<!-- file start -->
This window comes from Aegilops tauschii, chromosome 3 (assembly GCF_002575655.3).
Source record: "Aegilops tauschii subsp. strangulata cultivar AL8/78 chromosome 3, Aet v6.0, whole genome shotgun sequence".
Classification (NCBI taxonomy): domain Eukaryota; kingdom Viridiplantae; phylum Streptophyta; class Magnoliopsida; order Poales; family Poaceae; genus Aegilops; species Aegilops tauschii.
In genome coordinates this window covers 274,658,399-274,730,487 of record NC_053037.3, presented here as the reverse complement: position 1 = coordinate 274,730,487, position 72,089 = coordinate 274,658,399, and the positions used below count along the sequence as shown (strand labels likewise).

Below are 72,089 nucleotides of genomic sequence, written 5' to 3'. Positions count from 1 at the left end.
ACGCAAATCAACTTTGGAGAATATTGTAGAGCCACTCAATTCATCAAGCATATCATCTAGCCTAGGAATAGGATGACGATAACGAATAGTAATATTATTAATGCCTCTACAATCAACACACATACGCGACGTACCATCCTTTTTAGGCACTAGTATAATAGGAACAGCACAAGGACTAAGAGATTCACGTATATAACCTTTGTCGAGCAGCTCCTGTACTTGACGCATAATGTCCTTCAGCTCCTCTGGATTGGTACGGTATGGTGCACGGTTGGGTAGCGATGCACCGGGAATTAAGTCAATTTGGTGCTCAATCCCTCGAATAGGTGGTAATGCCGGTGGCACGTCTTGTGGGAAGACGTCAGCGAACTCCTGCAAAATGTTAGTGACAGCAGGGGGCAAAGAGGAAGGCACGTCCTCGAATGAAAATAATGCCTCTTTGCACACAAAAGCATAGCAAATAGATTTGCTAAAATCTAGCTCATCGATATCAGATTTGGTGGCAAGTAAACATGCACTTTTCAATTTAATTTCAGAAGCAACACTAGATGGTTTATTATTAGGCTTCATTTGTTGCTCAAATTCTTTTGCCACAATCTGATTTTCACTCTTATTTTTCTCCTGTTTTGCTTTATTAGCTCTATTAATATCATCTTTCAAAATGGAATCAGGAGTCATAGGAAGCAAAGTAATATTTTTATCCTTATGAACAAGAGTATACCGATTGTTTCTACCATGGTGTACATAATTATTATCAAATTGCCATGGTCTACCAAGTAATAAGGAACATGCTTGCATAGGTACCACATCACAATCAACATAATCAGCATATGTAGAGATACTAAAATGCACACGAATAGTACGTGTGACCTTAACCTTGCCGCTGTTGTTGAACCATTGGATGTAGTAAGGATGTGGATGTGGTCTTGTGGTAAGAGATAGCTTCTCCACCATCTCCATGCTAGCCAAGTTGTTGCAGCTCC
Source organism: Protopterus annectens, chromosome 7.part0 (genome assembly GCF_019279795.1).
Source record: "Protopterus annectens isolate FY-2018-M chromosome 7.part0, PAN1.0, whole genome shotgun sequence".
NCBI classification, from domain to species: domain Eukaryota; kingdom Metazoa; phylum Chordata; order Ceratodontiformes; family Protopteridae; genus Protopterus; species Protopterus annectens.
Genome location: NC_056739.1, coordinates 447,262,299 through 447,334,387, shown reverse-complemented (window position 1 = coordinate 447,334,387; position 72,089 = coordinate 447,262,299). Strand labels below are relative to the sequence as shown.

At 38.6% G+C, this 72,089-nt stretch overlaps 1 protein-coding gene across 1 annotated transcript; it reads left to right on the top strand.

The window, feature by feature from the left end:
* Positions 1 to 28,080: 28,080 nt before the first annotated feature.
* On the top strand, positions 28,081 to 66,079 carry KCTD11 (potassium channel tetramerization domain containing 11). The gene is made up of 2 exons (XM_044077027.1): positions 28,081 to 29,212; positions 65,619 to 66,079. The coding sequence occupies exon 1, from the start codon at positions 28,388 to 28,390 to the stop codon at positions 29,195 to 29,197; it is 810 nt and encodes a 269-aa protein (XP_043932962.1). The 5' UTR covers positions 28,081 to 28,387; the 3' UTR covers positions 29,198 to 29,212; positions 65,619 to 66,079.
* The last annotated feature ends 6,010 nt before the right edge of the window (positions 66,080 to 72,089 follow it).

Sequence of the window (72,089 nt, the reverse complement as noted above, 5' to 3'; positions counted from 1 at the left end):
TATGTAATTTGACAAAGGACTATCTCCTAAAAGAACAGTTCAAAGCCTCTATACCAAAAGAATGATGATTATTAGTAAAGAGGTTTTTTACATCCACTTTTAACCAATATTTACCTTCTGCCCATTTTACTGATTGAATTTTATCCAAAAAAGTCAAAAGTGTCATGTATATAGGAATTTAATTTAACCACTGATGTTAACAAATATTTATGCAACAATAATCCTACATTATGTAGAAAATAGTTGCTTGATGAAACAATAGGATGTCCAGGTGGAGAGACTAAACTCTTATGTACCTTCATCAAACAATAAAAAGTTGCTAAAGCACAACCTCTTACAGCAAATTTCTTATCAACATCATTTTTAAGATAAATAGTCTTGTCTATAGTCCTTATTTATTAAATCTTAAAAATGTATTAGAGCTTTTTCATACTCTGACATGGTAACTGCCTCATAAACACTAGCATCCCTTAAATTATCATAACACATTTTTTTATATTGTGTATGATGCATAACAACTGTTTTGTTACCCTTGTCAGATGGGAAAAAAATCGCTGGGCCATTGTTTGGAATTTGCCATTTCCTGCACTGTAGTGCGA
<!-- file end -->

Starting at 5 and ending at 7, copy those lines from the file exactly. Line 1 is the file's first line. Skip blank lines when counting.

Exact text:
Below are 72,089 nucleotides of genomic sequence, written 5' to 3'. Positions count from 1 at the left end.
ACGCAAATCAACTTTGGAGAATATTGTAGAGCCACTCAATTCATCAAGCATATCATCTAGCCTAGGAATAGGATGACGATAACGAATAGTAATATTATTAATGCCTCTACAATCAACACACATACGCGACGTACCATCCTTTTTAGGCACTAGTATAATAGGAACAGCACAAGGACTAAGAGATTCACGTATATAACCTTTGTCGAGCAGCTCCTGTACTTGACGCATAATGTCCTTCAGCTCCTCTGGATTGGTACGGTATGGTGCACGGTTGGGTAGCGATGCACCGGGAATTAAGTCAATTTGGTGCTCAATCCCTCGAATAGGTGGTAATGCCGGTGGCACGTCTTGTGGGAAGACGTCAGCGAACTCCTGCAAAATGTTAGTGACAGCAGGGGGCAAAGAGGAAGGCACGTCCTCGAATGAAAATAATGCCTCTTTGCACACAAAAGCATAGCAAATAGATTTGCTAAAATCTAGCTCATCGATATCAGATTTGGTGGCAAGTAAACATGCACTTTTCAATTTAATTTCAGAAGCAACACTAGATGGTTTATTATTAGGCTTCATTTGTTGCTCAAATTCTTTTGCCACAATCTGATTTTCACTCTTATTTTTCTCCTGTTTTGCTTTATTAGCTCTATTAATATCATCTTTCAAAATGGAATCAGGAGTCATAGGAAGCAAAGTAATATTTTTATCCTTATGAACAAGAGTATACCGATTGTTTCTACCATGGTGTACATAATTATTATCAAATTGCCATGGTCTACCAAGTAATAAGGAACATGCTTGCATAGGTACCACATCACAATCAACATAATCAGCATATGTAGAGATACTAAAATGCACACGAATAGTACGTGTGACCTTAACCTTGCCGCTGTTGTTGAACCATTGGATGTAGTAAGGATGTGGATGTGGTCTTGTGGTAAGAGATAGCTTCTCCACCATCTCCATGCTAGCCAAGTTGTTGCAGCTCC
Source organism: Protopterus annectens, chromosome 7.part0 (genome assembly GCF_019279795.1).